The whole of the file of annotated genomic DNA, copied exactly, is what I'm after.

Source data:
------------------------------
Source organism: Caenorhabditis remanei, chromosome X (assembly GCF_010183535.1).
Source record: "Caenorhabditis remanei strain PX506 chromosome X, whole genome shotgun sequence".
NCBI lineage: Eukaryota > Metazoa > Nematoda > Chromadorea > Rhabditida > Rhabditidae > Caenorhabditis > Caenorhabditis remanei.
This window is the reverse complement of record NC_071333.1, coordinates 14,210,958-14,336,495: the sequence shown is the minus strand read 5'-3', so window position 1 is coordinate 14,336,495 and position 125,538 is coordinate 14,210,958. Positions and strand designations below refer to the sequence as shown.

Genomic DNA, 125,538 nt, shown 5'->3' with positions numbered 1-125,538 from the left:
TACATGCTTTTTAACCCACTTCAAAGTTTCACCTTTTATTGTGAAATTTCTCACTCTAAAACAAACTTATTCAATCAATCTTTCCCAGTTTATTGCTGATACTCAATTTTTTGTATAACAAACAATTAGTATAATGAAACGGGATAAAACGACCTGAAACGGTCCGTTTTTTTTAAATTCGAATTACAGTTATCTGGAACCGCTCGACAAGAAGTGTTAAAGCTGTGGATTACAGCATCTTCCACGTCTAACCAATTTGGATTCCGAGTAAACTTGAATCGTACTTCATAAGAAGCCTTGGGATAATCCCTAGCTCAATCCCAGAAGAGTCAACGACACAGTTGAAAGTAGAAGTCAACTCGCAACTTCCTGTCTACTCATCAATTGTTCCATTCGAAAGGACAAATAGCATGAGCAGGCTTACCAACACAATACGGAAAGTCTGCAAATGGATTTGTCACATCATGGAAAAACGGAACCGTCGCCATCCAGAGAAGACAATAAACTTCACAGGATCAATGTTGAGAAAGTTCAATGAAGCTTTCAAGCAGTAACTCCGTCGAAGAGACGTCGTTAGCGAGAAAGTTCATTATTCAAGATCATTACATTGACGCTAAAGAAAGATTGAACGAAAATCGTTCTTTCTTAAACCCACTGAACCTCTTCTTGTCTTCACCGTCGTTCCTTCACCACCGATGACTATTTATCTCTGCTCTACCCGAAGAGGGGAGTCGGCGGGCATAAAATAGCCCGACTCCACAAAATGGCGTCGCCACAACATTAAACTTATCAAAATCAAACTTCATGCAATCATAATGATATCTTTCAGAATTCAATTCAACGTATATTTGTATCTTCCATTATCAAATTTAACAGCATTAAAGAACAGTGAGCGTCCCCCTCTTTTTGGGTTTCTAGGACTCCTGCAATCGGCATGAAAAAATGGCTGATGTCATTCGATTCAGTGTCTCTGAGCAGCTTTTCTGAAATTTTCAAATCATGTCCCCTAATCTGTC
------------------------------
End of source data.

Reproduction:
Source organism: Caenorhabditis remanei, chromosome X (assembly GCF_010183535.1).
Source record: "Caenorhabditis remanei strain PX506 chromosome X, whole genome shotgun sequence".
NCBI lineage: Eukaryota > Metazoa > Nematoda > Chromadorea > Rhabditida > Rhabditidae > Caenorhabditis > Caenorhabditis remanei.
This window is the reverse complement of record NC_071333.1, coordinates 14,210,958-14,336,495: the sequence shown is the minus strand read 5'-3', so window position 1 is coordinate 14,336,495 and position 125,538 is coordinate 14,210,958. Positions and strand designations below refer to the sequence as shown.

Genomic DNA, 125,538 nt, shown 5'->3' with positions numbered 1-125,538 from the left:
TACATGCTTTTTAACCCACTTCAAAGTTTCACCTTTTATTGTGAAATTTCTCACTCTAAAACAAACTTATTCAATCAATCTTTCCCAGTTTATTGCTGATACTCAATTTTTTGTATAACAAACAATTAGTATAATGAAACGGGATAAAACGACCTGAAACGGTCCGTTTTTTTTAAATTCGAATTACAGTTATCTGGAACCGCTCGACAAGAAGTGTTAAAGCTGTGGATTACAGCATCTTCCACGTCTAACCAATTTGGATTCCGAGTAAACTTGAATCGTACTTCATAAGAAGCCTTGGGATAATCCCTAGCTCAATCCCAGAAGAGTCAACGACACAGTTGAAAGTAGAAGTCAACTCGCAACTTCCTGTCTACTCATCAATTGTTCCATTCGAAAGGACAAATAGCATGAGCAGGCTTACCAACACAATACGGAAAGTCTGCAAATGGATTTGTCACATCATGGAAAAACGGAACCGTCGCCATCCAGAGAAGACAATAAACTTCACAGGATCAATGTTGAGAAAGTTCAATGAAGCTTTCAAGCAGTAACTCCGTCGAAGAGACGTCGTTAGCGAGAAAGTTCATTATTCAAGATCATTACATTGACGCTAAAGAAAGATTGAACGAAAATCGTTCTTTCTTAAACCCACTGAACCTCTTCTTGTCTTCACCGTCGTTCCTTCACCACCGATGACTATTTATCTCTGCTCTACCCGAAGAGGGGAGTCGGCGGGCATAAAATAGCCCGACTCCACAAAATGGCGTCGCCACAACATTAAACTTATCAAAATCAAACTTCATGCAATCATAATGATATCTTTCAGAATTCAATTCAACGTATATTTGTATCTTCCATTATCAAATTTAACAGCATTAAAGAACAGTGAGCGTCCCCCTCTTTTTGGGTTTCTAGGACTCCTGCAATCGGCATGAAAAAATGGCTGATGTCATTCGATTCAGTGTCTCTGAGCAGCTTTTCTGAAATTTTCAAATCATGTCCCCTAATCTGTC